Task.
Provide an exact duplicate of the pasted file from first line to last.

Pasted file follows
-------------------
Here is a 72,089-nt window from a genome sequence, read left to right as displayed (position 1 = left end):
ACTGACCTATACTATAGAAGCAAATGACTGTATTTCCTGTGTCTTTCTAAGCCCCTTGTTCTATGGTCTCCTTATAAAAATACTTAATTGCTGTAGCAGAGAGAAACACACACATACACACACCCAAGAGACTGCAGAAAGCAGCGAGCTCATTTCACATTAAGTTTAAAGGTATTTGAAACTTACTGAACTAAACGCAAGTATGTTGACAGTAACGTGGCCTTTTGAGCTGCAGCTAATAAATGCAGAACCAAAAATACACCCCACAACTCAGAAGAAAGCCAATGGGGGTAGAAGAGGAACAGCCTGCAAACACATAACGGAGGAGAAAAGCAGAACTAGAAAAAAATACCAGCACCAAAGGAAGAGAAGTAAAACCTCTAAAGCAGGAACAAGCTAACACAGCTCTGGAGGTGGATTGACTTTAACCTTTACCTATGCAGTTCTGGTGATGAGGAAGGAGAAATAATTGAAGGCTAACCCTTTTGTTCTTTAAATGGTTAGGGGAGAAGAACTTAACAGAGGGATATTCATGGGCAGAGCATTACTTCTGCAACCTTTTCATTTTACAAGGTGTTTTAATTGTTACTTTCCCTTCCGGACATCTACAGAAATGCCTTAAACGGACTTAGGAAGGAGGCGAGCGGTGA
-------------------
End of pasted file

Here is a 72,089-nt window from a genome sequence, read left to right as displayed (position 1 = left end):
ACTGACCTATACTATAGAAGCAAATGACTGTATTTCCTGTGTCTTTCTAAGCCCCTTGTTCTATGGTCTCCTTATAAAAATACTTAATTGCTGTAGCAGAGAGAAACACACACATACACACACCCAAGAGACTGCAGAAAGCAGCGAGCTCATTTCACATTAAGTTTAAAGGTATTTGAAACTTACTGAACTAAACGCAAGTATGTTGACAGTAACGTGGCCTTTTGAGCTGCAGCTAATAAATGCAGAACCAAAAATACACCCCACAACTCAGAAGAAAGCCAATGGGGGTAGAAGAGGAACAGCCTGCAAACACATAACGGAGGAGAAAAGCAGAACTAGAAAAAAATACCAGCACCAAAGGAAGAGAAGTAAAACCTCTAAAGCAGGAACAAGCTAACACAGCTCTGGAGGTGGATTGACTTTAACCTTTACCTATGCAGTTCTGGTGATGAGGAAGGAGAAATAATTGAAGGCTAACCCTTTTGTTCTTTAAATGGTTAGGGGAGAAGAACTTAACAGAGGGATATTCATGGGCAGAGCATTACTTCTGCAACCTTTTCATTTTACAAGGTGTTTTAATTGTTACTTTCCCTTCCGGACATCTACAGAAATGCCTTAAACGGACTTAGGAAGGAGGCGAGCGGTGA